Why I Blog

Writing is a deeply personal art. It's exacting and painful, but I find it rewarding in a selfish way that is hard to explain. The closest analogy that I can think of to the euphoria of writing a line of prose which is particularly tickling to a reader is winning a sprint in the middle of a cycling race. While a great distance might remain in the overall event, the maneuvering, politicking, and burst of energy to win an interim race is motivation enough to keep going.

Few authors have captured the challenges of writing better than George Orwell. In "Why I Write" Orwell notes that, "All writers are vain, selfish, and lazy, and at the very bottom of their motives there lies a mystery. Writing a book is a horrible, exhausting struggle, like a long bout of some painful illness. One would never undertake such a thing if one were not driven on by some demon whom one can neither resist nor understand."

I would never pretend that writing a blog is akin to writing a book. But it does demand a constant attention bordering on obsession. And a blogger must focus on a single, highly defined subject. For some, this might prove limiting -- and perhaps overwhelming. But if one is passionate about an area, blogging is an ideal medium to communicate strongly held beliefs and knowledge to an audience thirsty for knowledge. And I can’t deny that I find it entertaining at cocktail parties to refer to myself as a blogger when asked about my line of work (I only later mention my day job once I've captured interest of my victim).

But to be serious, I chose to start Spend Matters not just because I wanted to write a blog. I also saw a void in the analysis of the Spend Management sector -- a market that I was passionate about. For one, there was limited coverage of the sector from a true economic perspective by existing media outlets. Journalists were not practitioners, and practitioners were not journalists. And no one was stepping back to look at the economics of why Spend Management was happening At the same time, I won't deny that making a buck played a role as well -- after all, there’s a large opportunity cost to taking the time week-in and week-out to write a blog. Generating revenue from sponsors (and potentially other sources in the future) would partially defray my investment to create Spend Matters and keep the content current.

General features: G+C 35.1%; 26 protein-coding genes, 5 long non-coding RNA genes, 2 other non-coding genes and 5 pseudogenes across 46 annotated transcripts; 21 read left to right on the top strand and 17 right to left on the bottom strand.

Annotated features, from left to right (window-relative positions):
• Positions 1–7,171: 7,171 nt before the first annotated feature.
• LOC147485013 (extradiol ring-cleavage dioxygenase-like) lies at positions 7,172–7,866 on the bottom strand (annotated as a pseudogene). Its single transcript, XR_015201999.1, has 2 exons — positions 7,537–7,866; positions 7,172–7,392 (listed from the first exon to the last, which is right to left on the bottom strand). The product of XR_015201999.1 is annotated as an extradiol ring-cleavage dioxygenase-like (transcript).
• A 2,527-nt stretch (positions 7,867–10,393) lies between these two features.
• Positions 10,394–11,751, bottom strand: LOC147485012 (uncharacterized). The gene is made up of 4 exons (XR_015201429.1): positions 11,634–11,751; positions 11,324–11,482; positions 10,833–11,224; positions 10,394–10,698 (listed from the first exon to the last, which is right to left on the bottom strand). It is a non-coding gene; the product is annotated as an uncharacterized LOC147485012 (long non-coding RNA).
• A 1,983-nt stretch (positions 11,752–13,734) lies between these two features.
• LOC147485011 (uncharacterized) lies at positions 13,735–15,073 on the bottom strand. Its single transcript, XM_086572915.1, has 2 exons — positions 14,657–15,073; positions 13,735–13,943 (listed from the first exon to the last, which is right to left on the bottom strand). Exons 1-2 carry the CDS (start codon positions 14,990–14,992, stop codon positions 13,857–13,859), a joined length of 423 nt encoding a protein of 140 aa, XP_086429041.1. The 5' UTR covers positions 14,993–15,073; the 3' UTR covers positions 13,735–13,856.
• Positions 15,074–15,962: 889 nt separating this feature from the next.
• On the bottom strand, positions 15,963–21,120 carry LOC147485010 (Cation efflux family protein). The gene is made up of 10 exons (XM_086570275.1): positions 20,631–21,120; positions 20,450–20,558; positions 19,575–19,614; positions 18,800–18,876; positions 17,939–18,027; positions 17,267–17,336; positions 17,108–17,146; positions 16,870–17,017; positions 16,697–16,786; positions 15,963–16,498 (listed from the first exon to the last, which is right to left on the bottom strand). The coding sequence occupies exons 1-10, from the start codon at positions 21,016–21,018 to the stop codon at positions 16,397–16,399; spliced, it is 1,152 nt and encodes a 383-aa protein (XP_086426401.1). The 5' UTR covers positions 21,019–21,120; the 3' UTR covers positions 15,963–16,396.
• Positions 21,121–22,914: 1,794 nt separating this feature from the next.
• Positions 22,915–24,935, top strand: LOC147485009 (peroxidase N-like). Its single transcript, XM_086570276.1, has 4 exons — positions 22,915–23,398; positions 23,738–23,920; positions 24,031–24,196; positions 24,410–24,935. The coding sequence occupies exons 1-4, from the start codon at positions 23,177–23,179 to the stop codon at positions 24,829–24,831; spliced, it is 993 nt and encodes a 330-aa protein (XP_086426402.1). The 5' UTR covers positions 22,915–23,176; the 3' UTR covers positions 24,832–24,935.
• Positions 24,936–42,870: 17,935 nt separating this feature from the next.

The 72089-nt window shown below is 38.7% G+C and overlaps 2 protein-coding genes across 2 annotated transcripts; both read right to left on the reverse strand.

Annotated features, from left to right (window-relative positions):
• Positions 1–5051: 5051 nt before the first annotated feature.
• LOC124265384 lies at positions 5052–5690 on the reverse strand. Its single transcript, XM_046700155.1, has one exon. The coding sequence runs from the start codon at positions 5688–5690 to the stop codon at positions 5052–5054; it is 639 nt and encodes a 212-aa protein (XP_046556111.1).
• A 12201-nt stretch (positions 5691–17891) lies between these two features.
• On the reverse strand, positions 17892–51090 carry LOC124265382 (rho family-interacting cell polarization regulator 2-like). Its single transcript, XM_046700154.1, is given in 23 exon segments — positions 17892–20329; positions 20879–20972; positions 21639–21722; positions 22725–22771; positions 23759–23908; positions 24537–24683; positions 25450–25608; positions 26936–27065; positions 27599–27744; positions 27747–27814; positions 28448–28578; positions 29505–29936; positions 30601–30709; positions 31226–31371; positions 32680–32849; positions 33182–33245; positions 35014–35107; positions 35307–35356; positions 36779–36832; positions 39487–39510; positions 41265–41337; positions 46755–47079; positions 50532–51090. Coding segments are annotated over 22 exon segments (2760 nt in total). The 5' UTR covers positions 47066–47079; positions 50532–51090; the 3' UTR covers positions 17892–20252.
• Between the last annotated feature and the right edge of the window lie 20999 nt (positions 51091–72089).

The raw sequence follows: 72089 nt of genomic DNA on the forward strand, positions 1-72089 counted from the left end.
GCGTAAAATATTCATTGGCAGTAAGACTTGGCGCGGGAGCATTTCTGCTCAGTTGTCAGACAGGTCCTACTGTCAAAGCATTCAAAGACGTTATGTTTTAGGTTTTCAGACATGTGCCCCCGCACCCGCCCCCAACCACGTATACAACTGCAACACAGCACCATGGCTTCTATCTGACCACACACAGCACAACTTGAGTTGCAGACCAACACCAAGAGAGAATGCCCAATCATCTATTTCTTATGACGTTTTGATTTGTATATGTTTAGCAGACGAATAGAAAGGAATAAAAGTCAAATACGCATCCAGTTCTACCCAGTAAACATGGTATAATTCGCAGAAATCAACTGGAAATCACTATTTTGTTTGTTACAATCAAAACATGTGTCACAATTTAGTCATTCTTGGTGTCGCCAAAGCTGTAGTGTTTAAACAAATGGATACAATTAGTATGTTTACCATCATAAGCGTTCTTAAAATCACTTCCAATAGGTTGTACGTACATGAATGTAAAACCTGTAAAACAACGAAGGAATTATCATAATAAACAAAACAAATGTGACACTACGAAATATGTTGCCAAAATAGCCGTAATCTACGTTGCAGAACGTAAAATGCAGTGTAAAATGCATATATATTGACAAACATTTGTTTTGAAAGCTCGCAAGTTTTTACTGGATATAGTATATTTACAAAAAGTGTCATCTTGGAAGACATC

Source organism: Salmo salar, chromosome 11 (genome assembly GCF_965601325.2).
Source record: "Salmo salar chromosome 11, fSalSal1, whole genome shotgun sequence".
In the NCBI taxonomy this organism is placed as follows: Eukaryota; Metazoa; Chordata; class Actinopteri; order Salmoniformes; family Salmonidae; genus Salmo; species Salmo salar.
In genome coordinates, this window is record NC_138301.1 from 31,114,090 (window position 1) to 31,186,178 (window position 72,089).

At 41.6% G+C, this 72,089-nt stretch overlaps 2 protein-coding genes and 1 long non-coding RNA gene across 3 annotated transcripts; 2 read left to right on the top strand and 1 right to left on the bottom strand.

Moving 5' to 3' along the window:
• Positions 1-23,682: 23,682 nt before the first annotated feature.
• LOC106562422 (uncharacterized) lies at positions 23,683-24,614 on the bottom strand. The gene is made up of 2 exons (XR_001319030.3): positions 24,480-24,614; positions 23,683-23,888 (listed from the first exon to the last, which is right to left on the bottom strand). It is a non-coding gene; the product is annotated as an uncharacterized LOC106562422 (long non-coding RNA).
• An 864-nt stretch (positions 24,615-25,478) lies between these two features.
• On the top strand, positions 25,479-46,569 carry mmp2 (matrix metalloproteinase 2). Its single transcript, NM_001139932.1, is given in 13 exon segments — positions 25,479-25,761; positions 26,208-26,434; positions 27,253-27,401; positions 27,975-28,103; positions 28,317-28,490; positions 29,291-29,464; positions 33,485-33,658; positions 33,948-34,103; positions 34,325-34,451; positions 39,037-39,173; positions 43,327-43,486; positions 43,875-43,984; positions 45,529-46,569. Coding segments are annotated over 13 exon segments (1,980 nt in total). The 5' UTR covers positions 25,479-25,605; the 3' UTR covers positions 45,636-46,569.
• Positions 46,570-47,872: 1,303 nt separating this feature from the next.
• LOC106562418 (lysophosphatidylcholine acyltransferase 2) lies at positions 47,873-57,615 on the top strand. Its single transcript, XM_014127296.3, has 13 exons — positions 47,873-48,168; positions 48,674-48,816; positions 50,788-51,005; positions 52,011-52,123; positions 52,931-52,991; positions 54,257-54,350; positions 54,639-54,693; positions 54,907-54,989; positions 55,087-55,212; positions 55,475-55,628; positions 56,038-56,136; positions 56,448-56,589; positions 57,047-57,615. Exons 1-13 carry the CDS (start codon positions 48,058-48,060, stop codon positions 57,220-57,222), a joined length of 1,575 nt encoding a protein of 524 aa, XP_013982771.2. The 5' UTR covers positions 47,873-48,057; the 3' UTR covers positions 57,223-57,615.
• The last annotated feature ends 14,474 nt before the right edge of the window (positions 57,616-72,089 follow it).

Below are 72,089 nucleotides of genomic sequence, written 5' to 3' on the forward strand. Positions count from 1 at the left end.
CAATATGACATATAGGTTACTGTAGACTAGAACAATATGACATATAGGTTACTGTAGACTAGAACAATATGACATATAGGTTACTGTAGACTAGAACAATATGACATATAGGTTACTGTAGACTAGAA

On a different level, I had a literary interest in starting a blog as well. Spend Matters would let me write about a sector I cared for in an informal, first-person style which serving as a part-time journalist or analyst would not allow. Back in college, I had studied the art of the non-fiction essay under some of the best writers and humorists that were teaching at the time. It was a form of writing -- informal, personal, influential and at times humorous -- that I enjoyed and quickly found that I had a knack for. I thought that a blog would give me the opportunity to apply my interest and talent in writing first-person essays in a focused manner.

There were other motives I had in starting Spend Matters as well. For one, there were no checks and balances in the industry analyst market. Having served both as an analyst and in analyst relations roles in the past, I thought that creating a neutral voice that generated enthusiasm for analyst research while also offering a fair critique of their coverage would go a long way to creating legitimacy and interest in Spend Management. In many ways, I think this prediction has proved accurate, as Spend Matters ushered in unprecedented analyst enthusiasm for the sector which did not exist before -- even during the B2B boom.

Later in his essay "Why I Write", Orwell remarks, "What I have most wanted to do ... is to make political writing into an art. My starting point is always a feeling of partisanship, a sense of injustice." In the case of Spend Management, my "injustice" is apathy. When starting Spend Matters, my hope was that the blog would play a role in helping draw more attention to a movement that historically had not been afforded the respect it deserved. The good news is that I think the experiment is working. And while it will take far more than my little blog to elevate Spend Management in every board room, each convert counts.

Jason Busch

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